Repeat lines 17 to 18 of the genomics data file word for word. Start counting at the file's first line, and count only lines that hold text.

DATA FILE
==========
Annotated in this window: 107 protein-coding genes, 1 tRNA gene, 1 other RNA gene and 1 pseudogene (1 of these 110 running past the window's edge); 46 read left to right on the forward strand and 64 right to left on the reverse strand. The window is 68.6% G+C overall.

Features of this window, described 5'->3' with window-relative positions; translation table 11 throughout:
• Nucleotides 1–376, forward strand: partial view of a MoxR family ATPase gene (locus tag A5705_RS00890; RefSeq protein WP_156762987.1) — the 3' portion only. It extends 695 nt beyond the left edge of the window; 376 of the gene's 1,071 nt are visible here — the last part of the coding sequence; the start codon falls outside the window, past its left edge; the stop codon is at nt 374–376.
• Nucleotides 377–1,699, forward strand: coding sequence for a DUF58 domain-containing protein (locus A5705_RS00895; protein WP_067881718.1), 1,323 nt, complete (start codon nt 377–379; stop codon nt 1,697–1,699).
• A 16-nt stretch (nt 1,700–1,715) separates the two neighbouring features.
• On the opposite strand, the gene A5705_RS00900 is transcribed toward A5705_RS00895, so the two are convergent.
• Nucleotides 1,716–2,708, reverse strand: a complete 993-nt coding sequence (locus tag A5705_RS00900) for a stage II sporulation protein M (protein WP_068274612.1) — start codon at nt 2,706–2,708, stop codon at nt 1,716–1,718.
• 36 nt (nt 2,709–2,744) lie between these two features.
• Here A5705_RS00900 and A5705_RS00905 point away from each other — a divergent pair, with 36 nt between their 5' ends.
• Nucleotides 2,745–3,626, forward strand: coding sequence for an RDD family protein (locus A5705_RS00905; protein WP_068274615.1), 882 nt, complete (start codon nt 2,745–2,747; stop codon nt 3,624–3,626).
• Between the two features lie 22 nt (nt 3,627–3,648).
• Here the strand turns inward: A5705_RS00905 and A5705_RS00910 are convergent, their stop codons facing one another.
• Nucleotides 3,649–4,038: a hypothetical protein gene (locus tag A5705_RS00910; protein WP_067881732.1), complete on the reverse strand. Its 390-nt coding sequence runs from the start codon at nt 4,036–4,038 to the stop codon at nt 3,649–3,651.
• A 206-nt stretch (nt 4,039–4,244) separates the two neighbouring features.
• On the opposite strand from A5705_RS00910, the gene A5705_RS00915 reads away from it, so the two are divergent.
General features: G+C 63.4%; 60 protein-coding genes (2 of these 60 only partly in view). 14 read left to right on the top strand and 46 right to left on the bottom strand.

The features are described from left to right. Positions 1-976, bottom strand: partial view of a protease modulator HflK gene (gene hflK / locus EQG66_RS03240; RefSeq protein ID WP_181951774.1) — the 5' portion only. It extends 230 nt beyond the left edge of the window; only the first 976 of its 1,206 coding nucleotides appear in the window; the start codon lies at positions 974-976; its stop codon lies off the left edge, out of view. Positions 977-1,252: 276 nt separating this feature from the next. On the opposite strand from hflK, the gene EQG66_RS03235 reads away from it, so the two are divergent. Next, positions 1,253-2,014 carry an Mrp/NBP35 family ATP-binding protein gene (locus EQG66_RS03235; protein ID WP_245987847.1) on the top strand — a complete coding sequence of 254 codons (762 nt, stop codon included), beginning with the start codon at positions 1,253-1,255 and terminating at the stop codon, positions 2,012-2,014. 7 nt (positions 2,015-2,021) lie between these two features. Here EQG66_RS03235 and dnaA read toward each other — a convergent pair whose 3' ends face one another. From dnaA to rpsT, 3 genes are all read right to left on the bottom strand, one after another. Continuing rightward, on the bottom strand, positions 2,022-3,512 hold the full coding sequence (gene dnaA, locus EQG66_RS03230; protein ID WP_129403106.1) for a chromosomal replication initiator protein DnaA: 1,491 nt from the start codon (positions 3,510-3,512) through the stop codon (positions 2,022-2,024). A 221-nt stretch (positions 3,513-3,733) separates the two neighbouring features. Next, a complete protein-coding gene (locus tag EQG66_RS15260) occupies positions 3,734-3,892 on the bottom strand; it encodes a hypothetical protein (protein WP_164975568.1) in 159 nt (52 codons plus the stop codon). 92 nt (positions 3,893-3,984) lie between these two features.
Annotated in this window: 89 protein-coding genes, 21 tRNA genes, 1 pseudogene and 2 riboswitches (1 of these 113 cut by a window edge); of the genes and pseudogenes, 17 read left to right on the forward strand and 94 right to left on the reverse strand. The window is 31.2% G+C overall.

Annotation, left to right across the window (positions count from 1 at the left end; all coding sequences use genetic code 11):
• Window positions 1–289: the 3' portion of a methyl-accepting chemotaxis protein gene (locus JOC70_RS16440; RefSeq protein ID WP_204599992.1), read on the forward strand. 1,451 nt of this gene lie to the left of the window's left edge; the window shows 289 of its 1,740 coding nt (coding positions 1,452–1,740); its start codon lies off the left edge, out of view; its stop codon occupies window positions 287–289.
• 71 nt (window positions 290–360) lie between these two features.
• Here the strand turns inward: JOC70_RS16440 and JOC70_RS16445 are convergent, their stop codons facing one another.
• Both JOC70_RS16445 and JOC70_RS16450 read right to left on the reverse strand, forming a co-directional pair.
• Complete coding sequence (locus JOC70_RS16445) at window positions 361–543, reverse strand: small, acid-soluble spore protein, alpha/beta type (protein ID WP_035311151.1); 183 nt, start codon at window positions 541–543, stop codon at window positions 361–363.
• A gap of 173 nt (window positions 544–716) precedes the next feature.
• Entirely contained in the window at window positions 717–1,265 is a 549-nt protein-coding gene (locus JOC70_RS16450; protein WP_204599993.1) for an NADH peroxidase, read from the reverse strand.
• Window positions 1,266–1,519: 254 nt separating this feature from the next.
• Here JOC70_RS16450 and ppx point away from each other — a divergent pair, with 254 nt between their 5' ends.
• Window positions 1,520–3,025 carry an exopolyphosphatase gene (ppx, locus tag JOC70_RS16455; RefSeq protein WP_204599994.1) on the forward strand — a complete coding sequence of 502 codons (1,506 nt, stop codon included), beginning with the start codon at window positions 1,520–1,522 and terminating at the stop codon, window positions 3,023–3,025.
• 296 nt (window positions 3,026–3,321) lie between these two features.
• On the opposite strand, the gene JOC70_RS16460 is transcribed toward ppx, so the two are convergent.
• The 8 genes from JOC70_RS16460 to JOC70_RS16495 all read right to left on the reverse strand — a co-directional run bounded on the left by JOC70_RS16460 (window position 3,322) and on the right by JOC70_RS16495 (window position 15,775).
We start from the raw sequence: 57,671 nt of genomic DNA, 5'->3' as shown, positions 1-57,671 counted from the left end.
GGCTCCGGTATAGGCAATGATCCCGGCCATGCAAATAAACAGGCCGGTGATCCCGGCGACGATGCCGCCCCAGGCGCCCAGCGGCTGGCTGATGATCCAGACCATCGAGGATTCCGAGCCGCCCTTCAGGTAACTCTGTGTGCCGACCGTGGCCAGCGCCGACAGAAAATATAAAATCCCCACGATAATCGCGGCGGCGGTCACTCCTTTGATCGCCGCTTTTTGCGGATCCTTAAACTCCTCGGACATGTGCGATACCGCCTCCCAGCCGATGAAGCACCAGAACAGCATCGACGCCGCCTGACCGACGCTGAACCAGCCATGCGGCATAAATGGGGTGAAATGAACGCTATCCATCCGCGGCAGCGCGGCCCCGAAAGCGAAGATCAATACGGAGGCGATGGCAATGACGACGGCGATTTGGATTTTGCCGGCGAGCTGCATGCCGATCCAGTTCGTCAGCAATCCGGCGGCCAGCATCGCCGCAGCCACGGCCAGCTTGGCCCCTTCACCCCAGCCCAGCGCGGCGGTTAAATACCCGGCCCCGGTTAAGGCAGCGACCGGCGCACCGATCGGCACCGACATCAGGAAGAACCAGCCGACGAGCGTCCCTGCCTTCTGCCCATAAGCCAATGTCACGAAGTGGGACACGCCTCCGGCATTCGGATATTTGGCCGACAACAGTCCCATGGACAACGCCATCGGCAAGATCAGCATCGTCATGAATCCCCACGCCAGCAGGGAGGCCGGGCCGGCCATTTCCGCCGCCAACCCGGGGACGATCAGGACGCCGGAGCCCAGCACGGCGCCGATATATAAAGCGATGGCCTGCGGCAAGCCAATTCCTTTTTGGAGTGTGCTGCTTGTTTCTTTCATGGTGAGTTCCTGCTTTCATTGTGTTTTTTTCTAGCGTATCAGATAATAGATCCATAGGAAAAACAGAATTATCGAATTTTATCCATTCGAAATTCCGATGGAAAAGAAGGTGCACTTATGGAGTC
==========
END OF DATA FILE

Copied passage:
The features are described from left to right. Positions 1-976, bottom strand: partial view of a protease modulator HflK gene (gene hflK / locus EQG66_RS03240; RefSeq protein ID WP_181951774.1) — the 5' portion only. It extends 230 nt beyond the left edge of the window; only the first 976 of its 1,206 coding nucleotides appear in the window; the start codon lies at positions 974-976; its stop codon lies off the left edge, out of view. Positions 977-1,252: 276 nt separating this feature from the next. On the opposite strand from hflK, the gene EQG66_RS03235 reads away from it, so the two are divergent. Next, positions 1,253-2,014 carry an Mrp/NBP35 family ATP-binding protein gene (locus EQG66_RS03235; protein ID WP_245987847.1) on the top strand — a complete coding sequence of 254 codons (762 nt, stop codon included), beginning with the start codon at positions 1,253-1,255 and terminating at the stop codon, positions 2,012-2,014. 7 nt (positions 2,015-2,021) lie between these two features. Here EQG66_RS03235 and dnaA read toward each other — a convergent pair whose 3' ends face one another. From dnaA to rpsT, 3 genes are all read right to left on the bottom strand, one after another. Continuing rightward, on the bottom strand, positions 2,022-3,512 hold the full coding sequence (gene dnaA, locus EQG66_RS03230; protein ID WP_129403106.1) for a chromosomal replication initiator protein DnaA: 1,491 nt from the start codon (positions 3,510-3,512) through the stop codon (positions 2,022-2,024). A 221-nt stretch (positions 3,513-3,733) separates the two neighbouring features. Next, a complete protein-coding gene (locus tag EQG66_RS15260) occupies positions 3,734-3,892 on the bottom strand; it encodes a hypothetical protein (protein WP_164975568.1) in 159 nt (52 codons plus the stop codon). 92 nt (positions 3,893-3,984) lie between these two features.
Annotated in this window: 89 protein-coding genes, 21 tRNA genes, 1 pseudogene and 2 riboswitches (1 of these 113 cut by a window edge); of the genes and pseudogenes, 17 read left to right on the forward strand and 94 right to left on the reverse strand. The window is 31.2% G+C overall.